Volume 13, Issue 1 - spring 2020
Assessing the vulnerability of tree species to insect and disease threats
Diseases and insects, particularly those that are non-native and invasive, may pose the most destructive threat to North American forests. Tree species, however, differ in important traits which could drive varying responses to these threats. A team of researchers including Threat Center collaborator Kevin Potter at North Carolina State University implemented a national framework to prioritize forest tree species for conservation, management and monitoring in the face of insect and disease threats. They first compiled a list of the most serious insect and disease threats for native tree species, and assigned a severity rating for each combination between tree hosts and disease agents. They then combined this list with trait data for each tree species as part of the Project CAPTURE priority-setting framework (Conservation Assessment and Prioritization of Forest Trees Under Risk of Extirpation). Data-driven and guided by expert opinion, CAPTURE groups species into vulnerability classes that may require different management and conservation strategies. This effort identified 15 species which require the most immediate conservation intervention, as well as many others that could be targets for less urgent management actions. Outside the US, a European organization has begun to explore the use of CAPTURE for prioritizing European tree species for conservation. The European Forest Genetic Resources Programme (EUFORGEN) is an organization of 27 countries that promotes the conservation and sustainable use of forest genetic resources as a part of sustainable forest management across Europe. Read more about this research here, and about the European effort here.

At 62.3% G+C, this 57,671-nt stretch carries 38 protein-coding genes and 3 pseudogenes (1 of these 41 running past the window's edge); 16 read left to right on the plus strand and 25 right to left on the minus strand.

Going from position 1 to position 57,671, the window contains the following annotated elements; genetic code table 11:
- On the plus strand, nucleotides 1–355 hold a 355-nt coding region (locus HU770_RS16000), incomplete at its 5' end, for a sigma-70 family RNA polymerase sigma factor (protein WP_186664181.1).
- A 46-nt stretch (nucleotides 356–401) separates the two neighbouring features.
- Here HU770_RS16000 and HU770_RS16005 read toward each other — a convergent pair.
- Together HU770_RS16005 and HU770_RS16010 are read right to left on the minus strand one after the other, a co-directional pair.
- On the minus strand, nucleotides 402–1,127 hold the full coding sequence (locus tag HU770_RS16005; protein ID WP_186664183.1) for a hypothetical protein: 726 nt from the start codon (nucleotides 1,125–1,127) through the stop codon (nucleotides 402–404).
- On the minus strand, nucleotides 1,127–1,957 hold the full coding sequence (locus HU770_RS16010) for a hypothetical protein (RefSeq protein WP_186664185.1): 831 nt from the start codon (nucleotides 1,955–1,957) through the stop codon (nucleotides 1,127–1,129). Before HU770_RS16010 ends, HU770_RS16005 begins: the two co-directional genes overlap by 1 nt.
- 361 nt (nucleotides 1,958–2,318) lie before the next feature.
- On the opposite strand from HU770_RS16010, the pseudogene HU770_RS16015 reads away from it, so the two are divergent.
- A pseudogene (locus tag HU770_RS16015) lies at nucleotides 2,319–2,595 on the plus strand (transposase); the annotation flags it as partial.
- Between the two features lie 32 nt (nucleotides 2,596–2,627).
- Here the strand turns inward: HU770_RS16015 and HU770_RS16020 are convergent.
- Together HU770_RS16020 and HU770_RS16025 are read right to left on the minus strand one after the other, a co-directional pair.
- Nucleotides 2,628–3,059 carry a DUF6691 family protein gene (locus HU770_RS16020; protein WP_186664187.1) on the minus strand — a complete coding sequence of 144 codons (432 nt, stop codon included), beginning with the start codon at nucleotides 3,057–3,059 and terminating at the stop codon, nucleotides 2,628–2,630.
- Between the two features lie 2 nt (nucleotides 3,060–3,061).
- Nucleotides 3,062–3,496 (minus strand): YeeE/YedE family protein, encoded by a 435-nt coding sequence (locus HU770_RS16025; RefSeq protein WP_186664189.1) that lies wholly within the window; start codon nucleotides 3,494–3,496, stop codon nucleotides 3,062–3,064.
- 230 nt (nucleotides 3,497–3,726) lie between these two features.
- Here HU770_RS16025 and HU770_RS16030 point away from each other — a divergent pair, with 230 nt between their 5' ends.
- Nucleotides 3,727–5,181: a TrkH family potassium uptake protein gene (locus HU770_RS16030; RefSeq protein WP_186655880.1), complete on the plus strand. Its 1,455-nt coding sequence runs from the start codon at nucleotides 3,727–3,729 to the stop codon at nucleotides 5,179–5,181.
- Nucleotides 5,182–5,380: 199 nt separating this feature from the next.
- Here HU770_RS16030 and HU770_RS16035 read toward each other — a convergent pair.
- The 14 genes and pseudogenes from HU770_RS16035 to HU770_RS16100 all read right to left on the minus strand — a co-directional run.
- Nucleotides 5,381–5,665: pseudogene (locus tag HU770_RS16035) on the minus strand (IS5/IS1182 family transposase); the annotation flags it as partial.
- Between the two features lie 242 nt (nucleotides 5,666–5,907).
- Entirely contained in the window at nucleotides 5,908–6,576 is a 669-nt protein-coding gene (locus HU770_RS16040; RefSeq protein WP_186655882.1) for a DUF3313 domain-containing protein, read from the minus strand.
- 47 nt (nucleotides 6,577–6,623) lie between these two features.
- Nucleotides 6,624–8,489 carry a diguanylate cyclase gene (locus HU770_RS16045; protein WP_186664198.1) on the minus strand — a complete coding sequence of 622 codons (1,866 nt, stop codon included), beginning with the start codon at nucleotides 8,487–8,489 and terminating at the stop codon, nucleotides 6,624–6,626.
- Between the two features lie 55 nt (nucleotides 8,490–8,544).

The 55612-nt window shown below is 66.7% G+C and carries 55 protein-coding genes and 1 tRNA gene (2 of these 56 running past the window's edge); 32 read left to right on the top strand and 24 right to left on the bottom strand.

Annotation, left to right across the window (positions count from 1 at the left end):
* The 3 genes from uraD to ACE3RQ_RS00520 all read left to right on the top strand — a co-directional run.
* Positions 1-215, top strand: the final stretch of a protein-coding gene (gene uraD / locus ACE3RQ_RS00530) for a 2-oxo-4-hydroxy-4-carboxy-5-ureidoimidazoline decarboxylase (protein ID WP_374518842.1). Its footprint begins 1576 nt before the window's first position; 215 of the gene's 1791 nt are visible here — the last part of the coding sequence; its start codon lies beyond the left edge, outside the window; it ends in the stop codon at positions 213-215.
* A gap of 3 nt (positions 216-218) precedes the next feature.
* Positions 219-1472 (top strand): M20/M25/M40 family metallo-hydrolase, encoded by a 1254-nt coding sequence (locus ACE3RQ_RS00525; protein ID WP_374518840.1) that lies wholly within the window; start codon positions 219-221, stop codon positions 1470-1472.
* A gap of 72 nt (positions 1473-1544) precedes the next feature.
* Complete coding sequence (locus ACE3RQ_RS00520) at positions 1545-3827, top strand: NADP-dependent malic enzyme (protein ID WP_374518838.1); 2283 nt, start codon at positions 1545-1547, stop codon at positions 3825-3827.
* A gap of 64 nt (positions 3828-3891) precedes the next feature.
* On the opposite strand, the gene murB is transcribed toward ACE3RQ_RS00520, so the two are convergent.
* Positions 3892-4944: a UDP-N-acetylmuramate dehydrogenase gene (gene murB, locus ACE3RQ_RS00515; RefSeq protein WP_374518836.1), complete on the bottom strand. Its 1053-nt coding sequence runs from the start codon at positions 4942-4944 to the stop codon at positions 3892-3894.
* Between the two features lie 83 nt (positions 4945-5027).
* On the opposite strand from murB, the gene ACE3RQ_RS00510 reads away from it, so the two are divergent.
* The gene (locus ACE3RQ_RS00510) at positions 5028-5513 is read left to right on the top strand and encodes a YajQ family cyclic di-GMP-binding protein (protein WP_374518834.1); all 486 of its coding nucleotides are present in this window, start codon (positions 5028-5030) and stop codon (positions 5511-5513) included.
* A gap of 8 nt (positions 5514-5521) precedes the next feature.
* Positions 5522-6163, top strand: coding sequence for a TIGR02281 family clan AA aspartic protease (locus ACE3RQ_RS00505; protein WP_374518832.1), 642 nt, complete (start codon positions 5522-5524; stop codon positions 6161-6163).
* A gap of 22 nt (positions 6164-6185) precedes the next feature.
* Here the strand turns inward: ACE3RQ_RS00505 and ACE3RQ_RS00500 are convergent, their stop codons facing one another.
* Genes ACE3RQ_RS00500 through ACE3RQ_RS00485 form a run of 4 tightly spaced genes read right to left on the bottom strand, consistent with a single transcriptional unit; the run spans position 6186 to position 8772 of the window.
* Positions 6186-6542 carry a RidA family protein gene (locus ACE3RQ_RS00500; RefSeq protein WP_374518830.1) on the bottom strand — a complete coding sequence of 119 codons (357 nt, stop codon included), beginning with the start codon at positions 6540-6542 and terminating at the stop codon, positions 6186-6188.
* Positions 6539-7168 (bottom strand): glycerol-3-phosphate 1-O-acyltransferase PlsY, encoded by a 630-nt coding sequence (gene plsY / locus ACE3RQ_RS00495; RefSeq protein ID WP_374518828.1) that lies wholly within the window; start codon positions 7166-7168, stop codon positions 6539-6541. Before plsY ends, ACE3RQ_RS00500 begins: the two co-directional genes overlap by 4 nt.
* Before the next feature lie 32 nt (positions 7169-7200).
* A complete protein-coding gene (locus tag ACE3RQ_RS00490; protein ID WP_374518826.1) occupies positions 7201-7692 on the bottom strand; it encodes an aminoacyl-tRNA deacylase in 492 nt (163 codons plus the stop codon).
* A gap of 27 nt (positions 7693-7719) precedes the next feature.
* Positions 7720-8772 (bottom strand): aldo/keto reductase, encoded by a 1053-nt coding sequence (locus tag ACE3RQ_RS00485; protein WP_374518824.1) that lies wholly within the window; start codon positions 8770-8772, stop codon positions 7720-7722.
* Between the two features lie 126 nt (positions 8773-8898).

Pictured: Carolina hemlock (Tsuga caroliniana) tree at Linville Gorge, North Carolina. Carolina hemlock rates as one of the most vulnerable native tree species in the US. Photo by Kevin Potter.